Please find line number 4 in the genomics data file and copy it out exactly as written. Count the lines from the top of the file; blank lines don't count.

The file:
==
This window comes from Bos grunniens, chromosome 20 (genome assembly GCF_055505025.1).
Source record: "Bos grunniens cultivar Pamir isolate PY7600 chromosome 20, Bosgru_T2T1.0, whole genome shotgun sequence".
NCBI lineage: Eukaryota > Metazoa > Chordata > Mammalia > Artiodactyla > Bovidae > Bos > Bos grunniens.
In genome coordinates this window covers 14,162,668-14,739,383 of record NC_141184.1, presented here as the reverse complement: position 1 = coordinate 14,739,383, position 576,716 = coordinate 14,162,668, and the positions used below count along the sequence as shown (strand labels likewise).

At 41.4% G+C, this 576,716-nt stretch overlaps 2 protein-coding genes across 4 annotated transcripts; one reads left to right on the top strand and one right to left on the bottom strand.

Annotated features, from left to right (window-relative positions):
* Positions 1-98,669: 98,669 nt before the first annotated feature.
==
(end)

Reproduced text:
In genome coordinates this window covers 14,162,668-14,739,383 of record NC_141184.1, presented here as the reverse complement: position 1 = coordinate 14,739,383, position 576,716 = coordinate 14,162,668, and the positions used below count along the sequence as shown (strand labels likewise).